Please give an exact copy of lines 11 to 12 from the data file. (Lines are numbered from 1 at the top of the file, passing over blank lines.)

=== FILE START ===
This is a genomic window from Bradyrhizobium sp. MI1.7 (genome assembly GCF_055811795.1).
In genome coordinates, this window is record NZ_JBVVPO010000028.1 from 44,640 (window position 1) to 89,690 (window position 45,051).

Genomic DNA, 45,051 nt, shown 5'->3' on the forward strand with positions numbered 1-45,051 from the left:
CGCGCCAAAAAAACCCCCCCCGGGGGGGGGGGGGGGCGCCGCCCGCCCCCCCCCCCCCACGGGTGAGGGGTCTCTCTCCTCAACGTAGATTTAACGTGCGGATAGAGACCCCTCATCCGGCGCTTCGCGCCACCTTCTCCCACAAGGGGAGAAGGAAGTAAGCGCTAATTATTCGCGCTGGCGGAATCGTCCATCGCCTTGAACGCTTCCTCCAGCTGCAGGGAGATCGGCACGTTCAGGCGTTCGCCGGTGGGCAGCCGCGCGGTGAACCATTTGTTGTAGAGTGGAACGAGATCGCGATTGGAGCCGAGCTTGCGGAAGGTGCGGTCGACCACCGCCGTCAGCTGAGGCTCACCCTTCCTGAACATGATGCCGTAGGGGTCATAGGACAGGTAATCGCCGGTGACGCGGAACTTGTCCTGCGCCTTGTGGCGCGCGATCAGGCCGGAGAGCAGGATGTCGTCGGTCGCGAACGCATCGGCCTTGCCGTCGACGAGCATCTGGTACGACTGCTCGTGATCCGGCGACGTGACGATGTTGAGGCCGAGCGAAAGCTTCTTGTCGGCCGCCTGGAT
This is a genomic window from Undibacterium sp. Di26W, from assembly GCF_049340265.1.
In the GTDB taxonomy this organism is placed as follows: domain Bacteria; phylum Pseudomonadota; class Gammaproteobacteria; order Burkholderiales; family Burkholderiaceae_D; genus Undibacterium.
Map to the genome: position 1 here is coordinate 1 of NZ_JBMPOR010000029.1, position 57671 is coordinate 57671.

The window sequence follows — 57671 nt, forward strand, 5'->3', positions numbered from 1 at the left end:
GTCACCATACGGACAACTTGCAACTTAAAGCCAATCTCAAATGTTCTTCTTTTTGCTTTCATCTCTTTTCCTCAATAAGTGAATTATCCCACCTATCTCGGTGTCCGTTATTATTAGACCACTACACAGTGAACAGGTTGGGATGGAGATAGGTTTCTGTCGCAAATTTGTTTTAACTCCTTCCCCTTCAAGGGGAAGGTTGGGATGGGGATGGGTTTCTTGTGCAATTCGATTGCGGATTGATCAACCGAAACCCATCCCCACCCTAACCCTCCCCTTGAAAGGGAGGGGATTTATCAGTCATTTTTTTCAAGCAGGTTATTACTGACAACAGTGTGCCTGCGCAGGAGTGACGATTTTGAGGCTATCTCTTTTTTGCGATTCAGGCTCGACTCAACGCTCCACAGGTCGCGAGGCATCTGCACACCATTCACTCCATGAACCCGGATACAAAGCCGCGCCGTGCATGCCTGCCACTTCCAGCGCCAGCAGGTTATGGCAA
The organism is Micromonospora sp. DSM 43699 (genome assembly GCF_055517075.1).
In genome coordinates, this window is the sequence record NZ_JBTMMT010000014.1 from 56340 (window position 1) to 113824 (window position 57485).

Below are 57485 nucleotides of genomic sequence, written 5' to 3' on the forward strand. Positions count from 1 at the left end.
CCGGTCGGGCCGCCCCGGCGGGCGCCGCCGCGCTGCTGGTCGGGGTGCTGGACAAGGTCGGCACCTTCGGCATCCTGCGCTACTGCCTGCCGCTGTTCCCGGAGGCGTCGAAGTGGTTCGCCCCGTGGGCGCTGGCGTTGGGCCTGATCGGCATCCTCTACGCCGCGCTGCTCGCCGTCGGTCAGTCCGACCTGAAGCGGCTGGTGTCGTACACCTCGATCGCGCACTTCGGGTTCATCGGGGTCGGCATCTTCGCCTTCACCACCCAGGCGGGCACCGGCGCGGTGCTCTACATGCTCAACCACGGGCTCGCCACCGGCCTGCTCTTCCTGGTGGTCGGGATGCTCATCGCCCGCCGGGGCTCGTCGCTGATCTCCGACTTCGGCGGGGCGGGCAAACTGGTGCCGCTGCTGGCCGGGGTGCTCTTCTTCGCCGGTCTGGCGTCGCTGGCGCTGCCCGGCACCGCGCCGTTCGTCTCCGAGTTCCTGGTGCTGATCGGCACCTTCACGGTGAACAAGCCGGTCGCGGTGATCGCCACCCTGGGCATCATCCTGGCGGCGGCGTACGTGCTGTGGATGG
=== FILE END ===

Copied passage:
In genome coordinates, this window is the sequence record NZ_JBTMMT010000014.1 from 56340 (window position 1) to 113824 (window position 57485).

Below are 57485 nucleotides of genomic sequence, written 5' to 3' on the forward strand. Positions count from 1 at the left end.